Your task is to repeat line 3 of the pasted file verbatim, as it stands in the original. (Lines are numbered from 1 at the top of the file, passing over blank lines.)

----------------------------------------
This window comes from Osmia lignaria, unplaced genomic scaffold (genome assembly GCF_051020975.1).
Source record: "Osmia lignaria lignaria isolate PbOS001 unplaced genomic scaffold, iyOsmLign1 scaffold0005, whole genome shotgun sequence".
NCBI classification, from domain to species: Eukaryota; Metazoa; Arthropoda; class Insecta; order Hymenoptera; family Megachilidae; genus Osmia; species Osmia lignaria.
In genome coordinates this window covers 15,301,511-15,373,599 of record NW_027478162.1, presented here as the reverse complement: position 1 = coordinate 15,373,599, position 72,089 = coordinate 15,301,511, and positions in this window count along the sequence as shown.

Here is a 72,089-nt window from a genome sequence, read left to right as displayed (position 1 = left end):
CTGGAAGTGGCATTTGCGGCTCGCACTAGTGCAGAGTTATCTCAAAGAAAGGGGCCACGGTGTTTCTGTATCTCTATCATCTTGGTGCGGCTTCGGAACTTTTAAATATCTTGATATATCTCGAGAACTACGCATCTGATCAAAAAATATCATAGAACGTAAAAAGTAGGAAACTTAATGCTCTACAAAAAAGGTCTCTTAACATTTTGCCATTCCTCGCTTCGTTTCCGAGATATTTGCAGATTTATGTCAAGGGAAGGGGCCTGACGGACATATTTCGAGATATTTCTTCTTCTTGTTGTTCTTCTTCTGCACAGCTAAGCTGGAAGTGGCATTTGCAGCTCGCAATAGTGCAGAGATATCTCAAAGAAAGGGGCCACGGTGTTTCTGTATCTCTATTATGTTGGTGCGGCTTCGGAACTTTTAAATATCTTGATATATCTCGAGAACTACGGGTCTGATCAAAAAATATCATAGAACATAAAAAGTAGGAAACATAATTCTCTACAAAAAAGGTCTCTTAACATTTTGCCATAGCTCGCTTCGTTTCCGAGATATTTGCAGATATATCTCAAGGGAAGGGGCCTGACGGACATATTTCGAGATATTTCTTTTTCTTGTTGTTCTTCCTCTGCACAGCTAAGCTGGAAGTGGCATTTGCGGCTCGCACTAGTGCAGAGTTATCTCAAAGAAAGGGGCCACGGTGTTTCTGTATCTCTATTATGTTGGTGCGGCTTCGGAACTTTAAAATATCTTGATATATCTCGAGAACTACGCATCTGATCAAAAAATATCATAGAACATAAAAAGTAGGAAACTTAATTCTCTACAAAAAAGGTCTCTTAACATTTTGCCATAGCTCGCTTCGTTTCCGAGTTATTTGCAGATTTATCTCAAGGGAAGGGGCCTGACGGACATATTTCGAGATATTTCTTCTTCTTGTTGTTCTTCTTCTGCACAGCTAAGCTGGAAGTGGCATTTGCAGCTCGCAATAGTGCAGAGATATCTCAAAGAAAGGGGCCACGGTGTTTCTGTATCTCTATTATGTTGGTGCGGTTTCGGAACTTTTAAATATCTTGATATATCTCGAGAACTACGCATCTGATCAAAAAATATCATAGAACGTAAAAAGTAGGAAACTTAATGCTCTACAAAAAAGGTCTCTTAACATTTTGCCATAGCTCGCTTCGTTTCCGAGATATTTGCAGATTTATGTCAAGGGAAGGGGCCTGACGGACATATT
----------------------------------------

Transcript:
NCBI classification, from domain to species: Eukaryota; Metazoa; Arthropoda; class Insecta; order Hymenoptera; family Megachilidae; genus Osmia; species Osmia lignaria.